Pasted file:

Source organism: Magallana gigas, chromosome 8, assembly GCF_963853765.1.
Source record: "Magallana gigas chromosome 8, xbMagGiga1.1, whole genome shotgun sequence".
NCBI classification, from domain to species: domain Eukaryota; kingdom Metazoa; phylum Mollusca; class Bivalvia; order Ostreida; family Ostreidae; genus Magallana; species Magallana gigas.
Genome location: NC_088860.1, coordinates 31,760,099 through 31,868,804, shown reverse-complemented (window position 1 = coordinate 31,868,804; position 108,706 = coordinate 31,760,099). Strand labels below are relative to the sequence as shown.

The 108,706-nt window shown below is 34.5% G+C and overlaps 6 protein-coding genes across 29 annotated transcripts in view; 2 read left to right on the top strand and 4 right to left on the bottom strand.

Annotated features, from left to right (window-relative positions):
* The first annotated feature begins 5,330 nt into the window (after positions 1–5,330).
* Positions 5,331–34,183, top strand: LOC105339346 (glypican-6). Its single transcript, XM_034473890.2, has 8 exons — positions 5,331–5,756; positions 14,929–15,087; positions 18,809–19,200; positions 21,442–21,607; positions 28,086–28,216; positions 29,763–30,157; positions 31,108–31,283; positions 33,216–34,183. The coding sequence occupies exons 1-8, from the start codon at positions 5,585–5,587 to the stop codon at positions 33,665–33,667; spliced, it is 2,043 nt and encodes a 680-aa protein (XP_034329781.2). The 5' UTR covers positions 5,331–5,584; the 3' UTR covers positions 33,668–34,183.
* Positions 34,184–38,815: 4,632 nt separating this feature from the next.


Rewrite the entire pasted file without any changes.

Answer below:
Source organism: Magallana gigas, chromosome 8, assembly GCF_963853765.1.
Source record: "Magallana gigas chromosome 8, xbMagGiga1.1, whole genome shotgun sequence".
NCBI classification, from domain to species: domain Eukaryota; kingdom Metazoa; phylum Mollusca; class Bivalvia; order Ostreida; family Ostreidae; genus Magallana; species Magallana gigas.
Genome location: NC_088860.1, coordinates 31,760,099 through 31,868,804, shown reverse-complemented (window position 1 = coordinate 31,868,804; position 108,706 = coordinate 31,760,099). Strand labels below are relative to the sequence as shown.

The 108,706-nt window shown below is 34.5% G+C and overlaps 6 protein-coding genes across 29 annotated transcripts in view; 2 read left to right on the top strand and 4 right to left on the bottom strand.

Annotated features, from left to right (window-relative positions):
* The first annotated feature begins 5,330 nt into the window (after positions 1–5,330).
* Positions 5,331–34,183, top strand: LOC105339346 (glypican-6). Its single transcript, XM_034473890.2, has 8 exons — positions 5,331–5,756; positions 14,929–15,087; positions 18,809–19,200; positions 21,442–21,607; positions 28,086–28,216; positions 29,763–30,157; positions 31,108–31,283; positions 33,216–34,183. The coding sequence occupies exons 1-8, from the start codon at positions 5,585–5,587 to the stop codon at positions 33,665–33,667; spliced, it is 2,043 nt and encodes a 680-aa protein (XP_034329781.2). The 5' UTR covers positions 5,331–5,584; the 3' UTR covers positions 33,668–34,183.
* Positions 34,184–38,815: 4,632 nt separating this feature from the next.